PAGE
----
OPINION – MELISSA GRANT
Mums, we need to talk.
An estimated one in three Aussie women have a traumatic birth experience, yet many are suffering in silence.
The confronting statistic is from the Australasian Birth Trauma Association (ABTA), which also estimates that between 10 and 20 per cent of first-time mums sustain a long-term physical injury from childbirth.
It’s not uncommon for women to experience incontinence, constant lower back pain, sexual dysfunction, pelvic floor injuries and pelvic organ prolapse.
Some suffer from psychological birth trauma, including anxiety and post traumatic stress disorder.
So why aren’t we talking about this?
Many mums believe they have nothing to complain about as they should just be grateful for having a healthy baby. It’s this notion that often stops mums from sharing their traumatic birth experiences or getting help.
Others believe their trauma will heal over time. Many are so busy looking after young children that they don’t prioritise their health.
Worryingly, many mums have no idea that they could end up with a serious injury from giving birth. In a recent episode of Insight on SBS, a mother of three explained how she had never heard of prolapse until she had one.
If you have suffered birth trauma, it’s time to think about sharing your story.
From July 19-25, the ABTA is running its annual awareness week dedicated to shining a light on birth-related trauma.
The theme of this year’s awareness week is Better Healing.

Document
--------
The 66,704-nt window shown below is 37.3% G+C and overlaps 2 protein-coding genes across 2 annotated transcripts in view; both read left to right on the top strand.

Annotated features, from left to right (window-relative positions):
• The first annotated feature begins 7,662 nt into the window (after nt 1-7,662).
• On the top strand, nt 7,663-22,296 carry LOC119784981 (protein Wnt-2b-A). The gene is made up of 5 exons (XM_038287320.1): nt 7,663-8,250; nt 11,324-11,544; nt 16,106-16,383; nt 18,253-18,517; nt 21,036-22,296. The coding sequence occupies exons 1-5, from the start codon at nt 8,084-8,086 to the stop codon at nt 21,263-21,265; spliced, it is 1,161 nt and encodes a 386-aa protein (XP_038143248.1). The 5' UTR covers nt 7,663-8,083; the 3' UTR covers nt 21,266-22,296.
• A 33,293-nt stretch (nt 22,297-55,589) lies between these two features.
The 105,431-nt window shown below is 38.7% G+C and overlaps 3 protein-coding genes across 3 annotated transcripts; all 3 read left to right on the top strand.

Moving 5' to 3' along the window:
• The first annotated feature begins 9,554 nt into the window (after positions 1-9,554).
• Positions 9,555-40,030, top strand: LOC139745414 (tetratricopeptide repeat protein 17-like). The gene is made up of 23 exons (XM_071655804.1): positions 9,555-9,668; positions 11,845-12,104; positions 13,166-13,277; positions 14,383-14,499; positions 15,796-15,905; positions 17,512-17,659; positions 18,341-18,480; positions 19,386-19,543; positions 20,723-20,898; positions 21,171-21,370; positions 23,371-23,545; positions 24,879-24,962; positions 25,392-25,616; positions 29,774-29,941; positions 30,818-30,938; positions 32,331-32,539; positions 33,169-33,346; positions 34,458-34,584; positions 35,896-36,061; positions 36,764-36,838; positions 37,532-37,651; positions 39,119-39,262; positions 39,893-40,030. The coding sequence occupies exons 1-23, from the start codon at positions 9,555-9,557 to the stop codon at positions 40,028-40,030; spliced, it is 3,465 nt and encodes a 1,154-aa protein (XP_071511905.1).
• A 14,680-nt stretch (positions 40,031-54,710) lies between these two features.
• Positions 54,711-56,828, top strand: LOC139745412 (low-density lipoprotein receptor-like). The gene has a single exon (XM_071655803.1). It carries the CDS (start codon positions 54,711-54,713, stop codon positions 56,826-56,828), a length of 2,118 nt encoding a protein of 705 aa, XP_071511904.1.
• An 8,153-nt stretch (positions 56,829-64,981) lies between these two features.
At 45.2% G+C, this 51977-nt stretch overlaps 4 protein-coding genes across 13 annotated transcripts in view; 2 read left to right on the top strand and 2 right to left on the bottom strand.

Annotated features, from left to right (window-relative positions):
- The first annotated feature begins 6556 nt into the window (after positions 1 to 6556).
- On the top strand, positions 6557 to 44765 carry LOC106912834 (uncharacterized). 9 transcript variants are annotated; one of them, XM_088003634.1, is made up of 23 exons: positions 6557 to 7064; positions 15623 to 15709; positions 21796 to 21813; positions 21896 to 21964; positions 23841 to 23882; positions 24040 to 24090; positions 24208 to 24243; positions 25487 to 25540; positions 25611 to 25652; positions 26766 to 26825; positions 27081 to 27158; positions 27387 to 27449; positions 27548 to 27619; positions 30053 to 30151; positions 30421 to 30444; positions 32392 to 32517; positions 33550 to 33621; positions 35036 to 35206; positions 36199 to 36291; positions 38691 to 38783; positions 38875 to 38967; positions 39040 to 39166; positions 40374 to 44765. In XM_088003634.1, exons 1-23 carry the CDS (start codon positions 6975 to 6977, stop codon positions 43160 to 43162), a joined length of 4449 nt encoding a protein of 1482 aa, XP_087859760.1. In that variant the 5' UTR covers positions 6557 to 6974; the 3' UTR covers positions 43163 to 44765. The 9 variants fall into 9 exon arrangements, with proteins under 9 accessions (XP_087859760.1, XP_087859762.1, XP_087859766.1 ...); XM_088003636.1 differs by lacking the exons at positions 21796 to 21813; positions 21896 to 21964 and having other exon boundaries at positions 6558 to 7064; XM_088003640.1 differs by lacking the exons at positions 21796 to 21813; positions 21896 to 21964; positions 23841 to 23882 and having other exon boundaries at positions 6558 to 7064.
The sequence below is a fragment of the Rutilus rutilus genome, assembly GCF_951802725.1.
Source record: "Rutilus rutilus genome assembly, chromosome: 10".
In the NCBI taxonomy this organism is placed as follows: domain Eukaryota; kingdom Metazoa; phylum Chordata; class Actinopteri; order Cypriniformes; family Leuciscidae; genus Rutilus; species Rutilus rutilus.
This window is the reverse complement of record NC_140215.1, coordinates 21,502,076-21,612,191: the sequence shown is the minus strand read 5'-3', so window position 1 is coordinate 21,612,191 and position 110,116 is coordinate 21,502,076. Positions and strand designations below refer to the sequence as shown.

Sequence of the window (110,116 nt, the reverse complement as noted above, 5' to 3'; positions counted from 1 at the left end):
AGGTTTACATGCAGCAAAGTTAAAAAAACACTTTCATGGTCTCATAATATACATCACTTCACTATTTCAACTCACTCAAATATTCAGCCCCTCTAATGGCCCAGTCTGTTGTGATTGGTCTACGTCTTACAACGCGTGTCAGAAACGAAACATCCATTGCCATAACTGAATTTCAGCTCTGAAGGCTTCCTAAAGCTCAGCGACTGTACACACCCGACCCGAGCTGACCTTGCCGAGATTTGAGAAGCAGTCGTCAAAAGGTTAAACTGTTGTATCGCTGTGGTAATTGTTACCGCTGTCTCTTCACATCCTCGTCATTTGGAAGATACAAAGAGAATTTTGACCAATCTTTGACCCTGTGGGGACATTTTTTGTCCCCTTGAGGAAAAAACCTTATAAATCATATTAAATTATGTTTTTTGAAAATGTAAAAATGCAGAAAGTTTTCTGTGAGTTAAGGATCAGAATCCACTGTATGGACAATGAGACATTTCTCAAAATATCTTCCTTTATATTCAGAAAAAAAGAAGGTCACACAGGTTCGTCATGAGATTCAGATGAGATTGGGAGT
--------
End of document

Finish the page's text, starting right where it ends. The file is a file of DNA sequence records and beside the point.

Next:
I’ll share a bit about my story. It’s not really what I consider particularly traumatic, but highlights the lack of education about what can happen during childbirth.
While pregnant with my first child, the antenatal classes seemed to focus on birthing positions and breastfeeding. Nobody mentioned the tearing could be so bad it would take weeks for me to sit without being painful.
For child number two, I didn’t expect to be signing forms that detailed the huge risks of having a c-section, if it came to that. While I knew the doctors were talking about worst case scenarios, it was something I didn’t anticipate especially after my first child was delivered vaginally. I also didn’t expect my child to be delivered with forceps because a vacuum wasn’t an option.
The founder of ABTA, Amy Dawes, suffered an horrific birth injury from the forceps delivery of her first daughter.
Amy sustained a third-degree tear but thought things would get better on their own. She had no idea of the extent of the damage until her daughter was 16 months old. Her pelvic floor muscle had been pulled off the bone and she was diagnosed with pelvic organ prolapse, a condition she’d never heard of.
She’s far from alone – a quick look at the ATBA website reveals a number of really traumatic birth experiences.
Hats off to these women for publicising their stories. Sharing experiences of birth trauma helps women realise they aren’t alone and can seek support. Importantly, it helps raise awareness and reduce the stigma. As Amy says, ‘the more we raise our voice the harder it is to ignore’.
If you want to share your story, make sure you use the social media hashtags #starttheconversation #saferbirthsbetterhealing #walkntalk